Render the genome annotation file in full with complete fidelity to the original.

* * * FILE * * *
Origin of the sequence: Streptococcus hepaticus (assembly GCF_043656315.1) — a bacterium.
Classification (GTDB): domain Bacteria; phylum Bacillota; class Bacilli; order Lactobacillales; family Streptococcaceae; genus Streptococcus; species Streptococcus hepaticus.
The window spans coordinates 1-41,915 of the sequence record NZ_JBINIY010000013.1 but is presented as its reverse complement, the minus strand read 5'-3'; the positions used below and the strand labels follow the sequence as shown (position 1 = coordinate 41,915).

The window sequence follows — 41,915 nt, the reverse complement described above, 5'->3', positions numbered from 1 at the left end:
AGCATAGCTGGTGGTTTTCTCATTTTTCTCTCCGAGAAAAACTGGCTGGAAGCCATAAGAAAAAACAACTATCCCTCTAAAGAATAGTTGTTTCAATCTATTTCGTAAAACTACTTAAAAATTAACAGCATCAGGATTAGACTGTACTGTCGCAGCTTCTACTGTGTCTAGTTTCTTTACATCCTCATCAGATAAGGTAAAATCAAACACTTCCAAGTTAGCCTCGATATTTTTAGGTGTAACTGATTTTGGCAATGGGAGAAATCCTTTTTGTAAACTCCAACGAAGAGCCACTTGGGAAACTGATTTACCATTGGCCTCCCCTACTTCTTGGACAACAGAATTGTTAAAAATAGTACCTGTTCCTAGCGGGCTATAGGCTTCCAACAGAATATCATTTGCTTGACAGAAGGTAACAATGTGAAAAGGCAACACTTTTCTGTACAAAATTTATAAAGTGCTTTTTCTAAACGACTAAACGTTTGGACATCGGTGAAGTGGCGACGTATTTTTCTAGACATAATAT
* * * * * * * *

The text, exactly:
Origin of the sequence: Streptococcus hepaticus (assembly GCF_043656315.1) — a bacterium.
Classification (GTDB): domain Bacteria; phylum Bacillota; class Bacilli; order Lactobacillales; family Streptococcaceae; genus Streptococcus; species Streptococcus hepaticus.
The window spans coordinates 1-41,915 of the sequence record NZ_JBINIY010000013.1 but is presented as its reverse complement, the minus strand read 5'-3'; the positions used below and the strand labels follow the sequence as shown (position 1 = coordinate 41,915).

The window sequence follows — 41,915 nt, the reverse complement described above, 5'->3', positions numbered from 1 at the left end:
AGCATAGCTGGTGGTTTTCTCATTTTTCTCTCCGAGAAAAACTGGCTGGAAGCCATAAGAAAAAACAACTATCCCTCTAAAGAATAGTTGTTTCAATCTATTTCGTAAAACTACTTAAAAATTAACAGCATCAGGATTAGACTGTACTGTCGCAGCTTCTACTGTGTCTAGTTTCTTTACATCCTCATCAGATAAGGTAAAATCAAACACTTCCAAGTTAGCCTCGATATTTTTAGGTGTAACTGATTTTGGCAATGGGAGAAATCCTTTTTGTAAACTCCAACGAAGAGCCACTTGGGAAACTGATTTACCATTGGCCTCCCCTACTTCTTGGACAACAGAATTGTTAAAAATAGTACCTGTTCCTAGCGGGCTATAGGCTTCCAACAGAATATCATTTGCTTGACAGAAGGTAACAATGTGAAAAGGCAACACTTTTCTGTACAAAATTTATAAAGTGCTTTTTCTAAACGACTAAACGTTTGGACATCGGTGAAGTGGCGACGTATTTTTCTAGACATAATAT